Dear Big Daddy,
What will go wrong in Sacramento in 2010?
–Worried in Watsonville
Not a thing. Whatever bad that can happened has already happened. Chill.
Multibillion-dollar deficits? Goofy governor and goofy Legislature? The stranglehold of money on politics? Political gridlock? Partisanship beyond the pale? Failure to govern? They’re all here now.
So look on the bright side.
For one thing, the governor is in his last year and he’ll be going back to Hollywood soon. Hasta la vista, Herr Schwarzenegger, Vaya con dios con su potro y puerco. Or rather, Auf Wiedersehn. Hollywood has a global warming problem, so go for it.
The problem here, of course, is that many good staff people will be gone, too, lost in the whirlwind of whoever gets elected governor in November. Good people already are leaving – Mike Chrisman is heading back to Madera, for example – and presumably others soon will follow, like Mary Nichols or Linda Adams. Fred Aguiar already left – oh, wait, he reappeared! – but the Horseshoe gets kind of tight the final year of an administration. Reporters love it – it’s great for leaks.
The members of the Legislature all operate under term limits, so they won’t be around long. A third of the Assembly will be termed out this year, and a fourth of the Senate. So if there’s somebody in that mix you don’t like, the odds are not too bad that they’ll be departing. But the problem, again, is that the good ones and the bad ones are forced out together, slipping through a revolving door that the public created. The only redeeming quality here is that the public gets what it deserves.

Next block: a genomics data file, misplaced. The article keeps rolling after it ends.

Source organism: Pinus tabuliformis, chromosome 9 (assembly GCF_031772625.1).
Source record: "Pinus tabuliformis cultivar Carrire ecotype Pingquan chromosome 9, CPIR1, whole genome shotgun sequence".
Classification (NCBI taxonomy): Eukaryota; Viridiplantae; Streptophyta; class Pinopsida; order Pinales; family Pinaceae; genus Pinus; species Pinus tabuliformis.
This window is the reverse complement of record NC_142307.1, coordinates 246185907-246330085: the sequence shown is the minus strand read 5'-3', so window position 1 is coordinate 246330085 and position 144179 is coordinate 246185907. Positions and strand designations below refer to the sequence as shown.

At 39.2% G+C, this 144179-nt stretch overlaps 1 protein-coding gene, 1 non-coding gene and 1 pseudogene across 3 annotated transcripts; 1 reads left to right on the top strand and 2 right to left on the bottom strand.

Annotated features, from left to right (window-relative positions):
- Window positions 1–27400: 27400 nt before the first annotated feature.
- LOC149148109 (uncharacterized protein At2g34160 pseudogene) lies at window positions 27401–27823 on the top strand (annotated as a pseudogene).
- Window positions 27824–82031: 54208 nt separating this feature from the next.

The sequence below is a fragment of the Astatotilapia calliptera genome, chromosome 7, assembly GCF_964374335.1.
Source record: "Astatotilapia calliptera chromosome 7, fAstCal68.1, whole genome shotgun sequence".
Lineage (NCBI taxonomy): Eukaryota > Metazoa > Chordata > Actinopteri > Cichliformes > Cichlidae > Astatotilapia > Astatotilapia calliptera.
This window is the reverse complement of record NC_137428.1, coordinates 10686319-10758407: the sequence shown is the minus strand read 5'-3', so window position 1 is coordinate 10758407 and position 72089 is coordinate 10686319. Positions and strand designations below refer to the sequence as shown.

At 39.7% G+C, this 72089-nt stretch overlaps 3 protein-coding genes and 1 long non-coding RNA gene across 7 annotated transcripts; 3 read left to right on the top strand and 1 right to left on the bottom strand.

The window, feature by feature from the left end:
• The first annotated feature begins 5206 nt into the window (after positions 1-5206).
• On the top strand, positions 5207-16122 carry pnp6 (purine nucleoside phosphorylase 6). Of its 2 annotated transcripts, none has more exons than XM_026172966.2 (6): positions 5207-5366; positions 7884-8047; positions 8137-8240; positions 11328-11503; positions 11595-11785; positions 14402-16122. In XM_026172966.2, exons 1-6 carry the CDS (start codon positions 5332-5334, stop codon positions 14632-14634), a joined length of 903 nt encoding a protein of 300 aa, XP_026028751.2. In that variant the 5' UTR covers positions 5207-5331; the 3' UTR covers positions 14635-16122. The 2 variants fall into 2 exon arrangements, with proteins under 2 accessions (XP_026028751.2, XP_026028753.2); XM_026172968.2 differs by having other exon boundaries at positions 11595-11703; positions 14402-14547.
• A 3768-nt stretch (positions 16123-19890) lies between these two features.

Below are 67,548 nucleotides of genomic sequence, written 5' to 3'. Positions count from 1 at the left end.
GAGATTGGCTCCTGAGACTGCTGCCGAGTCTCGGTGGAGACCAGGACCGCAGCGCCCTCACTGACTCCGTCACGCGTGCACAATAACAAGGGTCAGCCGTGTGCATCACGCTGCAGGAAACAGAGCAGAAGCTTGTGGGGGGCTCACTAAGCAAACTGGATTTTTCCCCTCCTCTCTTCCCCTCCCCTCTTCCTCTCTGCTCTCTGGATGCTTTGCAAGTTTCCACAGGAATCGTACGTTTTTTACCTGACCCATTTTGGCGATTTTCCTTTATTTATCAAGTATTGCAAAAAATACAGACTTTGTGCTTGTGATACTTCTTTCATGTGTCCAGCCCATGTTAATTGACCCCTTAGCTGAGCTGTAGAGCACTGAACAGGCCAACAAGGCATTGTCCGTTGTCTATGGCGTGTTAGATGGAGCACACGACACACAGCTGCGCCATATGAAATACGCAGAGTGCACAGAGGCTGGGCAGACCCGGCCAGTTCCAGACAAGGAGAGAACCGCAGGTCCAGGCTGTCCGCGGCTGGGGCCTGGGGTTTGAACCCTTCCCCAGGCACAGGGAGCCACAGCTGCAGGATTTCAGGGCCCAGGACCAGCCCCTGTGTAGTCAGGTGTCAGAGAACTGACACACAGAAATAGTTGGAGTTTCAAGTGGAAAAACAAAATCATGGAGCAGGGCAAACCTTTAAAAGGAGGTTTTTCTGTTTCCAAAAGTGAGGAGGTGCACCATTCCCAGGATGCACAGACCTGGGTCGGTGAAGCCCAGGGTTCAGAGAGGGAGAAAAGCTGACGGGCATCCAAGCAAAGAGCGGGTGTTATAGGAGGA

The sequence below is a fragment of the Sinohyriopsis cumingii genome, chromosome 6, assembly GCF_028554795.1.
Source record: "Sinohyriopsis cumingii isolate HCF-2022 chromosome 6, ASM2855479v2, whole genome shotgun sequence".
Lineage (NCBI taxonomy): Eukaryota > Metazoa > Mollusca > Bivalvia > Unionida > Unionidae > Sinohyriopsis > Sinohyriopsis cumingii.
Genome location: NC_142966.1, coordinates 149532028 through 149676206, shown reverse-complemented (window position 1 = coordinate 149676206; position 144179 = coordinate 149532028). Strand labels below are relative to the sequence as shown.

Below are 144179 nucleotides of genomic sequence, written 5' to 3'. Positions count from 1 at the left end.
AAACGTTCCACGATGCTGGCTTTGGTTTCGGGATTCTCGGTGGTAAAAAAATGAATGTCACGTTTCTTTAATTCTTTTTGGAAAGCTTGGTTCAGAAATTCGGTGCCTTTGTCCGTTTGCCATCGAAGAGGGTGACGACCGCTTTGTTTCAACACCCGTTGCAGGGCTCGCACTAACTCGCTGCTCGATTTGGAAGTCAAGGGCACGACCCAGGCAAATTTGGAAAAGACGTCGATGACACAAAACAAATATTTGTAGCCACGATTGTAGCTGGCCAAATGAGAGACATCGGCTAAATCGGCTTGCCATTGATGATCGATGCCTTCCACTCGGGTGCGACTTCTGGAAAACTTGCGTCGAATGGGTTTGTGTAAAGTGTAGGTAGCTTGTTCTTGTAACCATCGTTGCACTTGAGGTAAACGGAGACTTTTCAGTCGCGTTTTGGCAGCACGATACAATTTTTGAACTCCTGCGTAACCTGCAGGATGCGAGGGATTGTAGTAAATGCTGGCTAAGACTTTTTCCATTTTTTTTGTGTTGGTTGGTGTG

I myself have been gone many years, of course, and I can watch the panoply of puerility that is the governor and Legislature with amusement. I don’t golf and I don’t have to watch my weight, so my greatest recreation is watching events unfold in the building, especially in the Assembly.
By the way, Speaker-designate John Perez is sitting in my old office. He seems to be a tough smarty-pants – a good combination. But if he screws up, I’ll haunt him. And you haven’t been haunted until you’ve been haunted by Big Daddy.
I’ve even toyed with the notion of having people sentenced to life in the Senate or Assembly with no possibility of parole, while paying them well, requiring them to be experts in a particular policy and barring them from running for statewide office. It would be like joining the Masons or a bowling club, but it might help. What could possibly go wrong?
I know that nostalgia is a disease that plagues old politicians, and I admit I’m stricken. But as I look back, the building that once offered a lot of fun now is duller than a Jeff Denham speech. No booze, no loose women, no napkin policies, no sense of history being made, no respect from the public, no shiv in the back in the night from a political ally.